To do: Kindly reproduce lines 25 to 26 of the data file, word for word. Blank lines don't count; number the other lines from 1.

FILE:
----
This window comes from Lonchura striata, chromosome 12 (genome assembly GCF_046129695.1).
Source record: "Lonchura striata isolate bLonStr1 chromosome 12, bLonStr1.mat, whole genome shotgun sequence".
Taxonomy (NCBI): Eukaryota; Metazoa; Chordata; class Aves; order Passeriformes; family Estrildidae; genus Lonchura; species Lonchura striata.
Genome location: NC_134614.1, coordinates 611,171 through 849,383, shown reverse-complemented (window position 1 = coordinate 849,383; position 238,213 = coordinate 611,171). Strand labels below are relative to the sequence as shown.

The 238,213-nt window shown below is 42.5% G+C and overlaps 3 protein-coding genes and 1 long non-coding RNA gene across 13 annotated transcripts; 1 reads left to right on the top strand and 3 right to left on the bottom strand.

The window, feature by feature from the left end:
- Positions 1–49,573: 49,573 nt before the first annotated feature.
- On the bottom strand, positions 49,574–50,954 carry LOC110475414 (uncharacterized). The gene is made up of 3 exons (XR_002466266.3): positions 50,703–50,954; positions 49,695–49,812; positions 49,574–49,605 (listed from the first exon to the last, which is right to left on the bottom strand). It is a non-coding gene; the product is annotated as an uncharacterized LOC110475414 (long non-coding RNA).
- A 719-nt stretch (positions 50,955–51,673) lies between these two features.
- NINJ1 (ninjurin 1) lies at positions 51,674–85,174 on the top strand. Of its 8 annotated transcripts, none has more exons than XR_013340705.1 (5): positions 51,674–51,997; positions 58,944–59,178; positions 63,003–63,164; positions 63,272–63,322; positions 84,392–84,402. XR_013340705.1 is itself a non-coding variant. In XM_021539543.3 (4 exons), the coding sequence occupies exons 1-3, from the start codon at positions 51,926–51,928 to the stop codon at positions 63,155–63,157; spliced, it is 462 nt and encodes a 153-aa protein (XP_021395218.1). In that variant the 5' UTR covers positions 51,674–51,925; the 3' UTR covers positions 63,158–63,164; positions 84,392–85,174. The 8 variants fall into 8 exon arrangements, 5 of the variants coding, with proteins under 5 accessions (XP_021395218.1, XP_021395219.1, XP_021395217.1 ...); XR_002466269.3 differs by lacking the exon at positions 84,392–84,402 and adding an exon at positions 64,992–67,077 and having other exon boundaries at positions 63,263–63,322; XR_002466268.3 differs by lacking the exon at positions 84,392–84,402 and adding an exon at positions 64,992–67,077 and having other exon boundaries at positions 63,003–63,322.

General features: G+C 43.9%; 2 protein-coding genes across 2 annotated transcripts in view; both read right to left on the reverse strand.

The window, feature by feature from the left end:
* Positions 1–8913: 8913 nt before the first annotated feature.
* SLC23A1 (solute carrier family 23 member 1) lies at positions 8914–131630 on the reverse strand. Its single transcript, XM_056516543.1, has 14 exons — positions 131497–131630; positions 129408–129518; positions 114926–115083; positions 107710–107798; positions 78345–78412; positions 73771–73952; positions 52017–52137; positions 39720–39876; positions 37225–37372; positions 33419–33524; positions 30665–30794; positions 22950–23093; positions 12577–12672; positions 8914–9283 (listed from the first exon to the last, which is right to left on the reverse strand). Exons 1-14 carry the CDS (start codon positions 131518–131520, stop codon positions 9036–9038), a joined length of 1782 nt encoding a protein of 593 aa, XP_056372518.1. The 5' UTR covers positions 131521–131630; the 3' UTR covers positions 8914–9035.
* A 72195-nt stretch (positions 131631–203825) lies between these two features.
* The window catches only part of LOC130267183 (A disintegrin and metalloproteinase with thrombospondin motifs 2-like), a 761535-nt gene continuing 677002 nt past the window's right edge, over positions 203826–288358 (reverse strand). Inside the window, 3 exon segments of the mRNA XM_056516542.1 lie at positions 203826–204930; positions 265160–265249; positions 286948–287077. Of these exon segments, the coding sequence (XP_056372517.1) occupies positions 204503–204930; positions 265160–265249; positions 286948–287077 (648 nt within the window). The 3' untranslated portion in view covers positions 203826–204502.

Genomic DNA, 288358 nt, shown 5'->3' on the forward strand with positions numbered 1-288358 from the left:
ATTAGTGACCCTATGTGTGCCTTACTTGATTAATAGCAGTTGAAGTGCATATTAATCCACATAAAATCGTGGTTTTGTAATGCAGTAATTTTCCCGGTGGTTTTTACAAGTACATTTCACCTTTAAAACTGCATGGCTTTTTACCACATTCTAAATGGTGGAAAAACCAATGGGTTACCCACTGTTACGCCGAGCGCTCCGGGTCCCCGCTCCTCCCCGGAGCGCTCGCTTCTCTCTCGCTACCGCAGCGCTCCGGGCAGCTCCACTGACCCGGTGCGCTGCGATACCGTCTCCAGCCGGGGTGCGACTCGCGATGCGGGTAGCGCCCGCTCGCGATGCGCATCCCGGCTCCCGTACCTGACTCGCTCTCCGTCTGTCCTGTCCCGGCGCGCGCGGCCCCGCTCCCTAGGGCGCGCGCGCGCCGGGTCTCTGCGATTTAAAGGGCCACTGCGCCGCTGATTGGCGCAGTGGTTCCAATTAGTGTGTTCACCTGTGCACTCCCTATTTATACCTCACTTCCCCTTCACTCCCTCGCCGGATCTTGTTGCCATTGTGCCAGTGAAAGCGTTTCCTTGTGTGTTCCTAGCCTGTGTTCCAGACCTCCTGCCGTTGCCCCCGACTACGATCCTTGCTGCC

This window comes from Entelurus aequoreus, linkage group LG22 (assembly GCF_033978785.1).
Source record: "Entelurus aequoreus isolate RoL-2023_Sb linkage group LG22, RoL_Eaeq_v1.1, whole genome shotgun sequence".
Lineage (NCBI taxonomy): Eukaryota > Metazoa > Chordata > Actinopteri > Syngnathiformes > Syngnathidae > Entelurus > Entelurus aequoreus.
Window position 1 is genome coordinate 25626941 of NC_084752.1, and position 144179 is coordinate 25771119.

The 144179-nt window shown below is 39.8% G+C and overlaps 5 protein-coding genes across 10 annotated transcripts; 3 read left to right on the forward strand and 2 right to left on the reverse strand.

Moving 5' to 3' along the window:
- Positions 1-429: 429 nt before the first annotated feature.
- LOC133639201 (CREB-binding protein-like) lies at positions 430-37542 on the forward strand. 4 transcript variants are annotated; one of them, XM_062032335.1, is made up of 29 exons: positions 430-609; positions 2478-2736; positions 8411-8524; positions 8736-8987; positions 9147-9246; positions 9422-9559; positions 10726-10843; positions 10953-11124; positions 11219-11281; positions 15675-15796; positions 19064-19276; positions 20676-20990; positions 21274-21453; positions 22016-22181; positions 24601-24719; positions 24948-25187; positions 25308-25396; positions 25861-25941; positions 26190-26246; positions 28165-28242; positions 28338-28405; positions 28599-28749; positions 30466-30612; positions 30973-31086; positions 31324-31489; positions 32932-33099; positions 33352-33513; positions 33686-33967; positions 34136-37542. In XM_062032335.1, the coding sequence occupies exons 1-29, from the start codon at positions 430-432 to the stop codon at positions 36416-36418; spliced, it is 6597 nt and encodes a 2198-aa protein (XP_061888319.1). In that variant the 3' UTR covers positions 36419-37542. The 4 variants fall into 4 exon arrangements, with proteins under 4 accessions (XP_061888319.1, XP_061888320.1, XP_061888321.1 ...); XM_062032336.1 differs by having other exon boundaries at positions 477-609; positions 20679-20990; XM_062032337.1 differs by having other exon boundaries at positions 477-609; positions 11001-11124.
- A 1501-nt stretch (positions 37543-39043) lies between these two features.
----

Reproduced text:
- Positions 1-429: 429 nt before the first annotated feature.
- LOC133639201 (CREB-binding protein-like) lies at positions 430-37542 on the forward strand. 4 transcript variants are annotated; one of them, XM_062032335.1, is made up of 29 exons: positions 430-609; positions 2478-2736; positions 8411-8524; positions 8736-8987; positions 9147-9246; positions 9422-9559; positions 10726-10843; positions 10953-11124; positions 11219-11281; positions 15675-15796; positions 19064-19276; positions 20676-20990; positions 21274-21453; positions 22016-22181; positions 24601-24719; positions 24948-25187; positions 25308-25396; positions 25861-25941; positions 26190-26246; positions 28165-28242; positions 28338-28405; positions 28599-28749; positions 30466-30612; positions 30973-31086; positions 31324-31489; positions 32932-33099; positions 33352-33513; positions 33686-33967; positions 34136-37542. In XM_062032335.1, the coding sequence occupies exons 1-29, from the start codon at positions 430-432 to the stop codon at positions 36416-36418; spliced, it is 6597 nt and encodes a 2198-aa protein (XP_061888319.1). In that variant the 3' UTR covers positions 36419-37542. The 4 variants fall into 4 exon arrangements, with proteins under 4 accessions (XP_061888319.1, XP_061888320.1, XP_061888321.1 ...); XM_062032336.1 differs by having other exon boundaries at positions 477-609; positions 20679-20990; XM_062032337.1 differs by having other exon boundaries at positions 477-609; positions 11001-11124.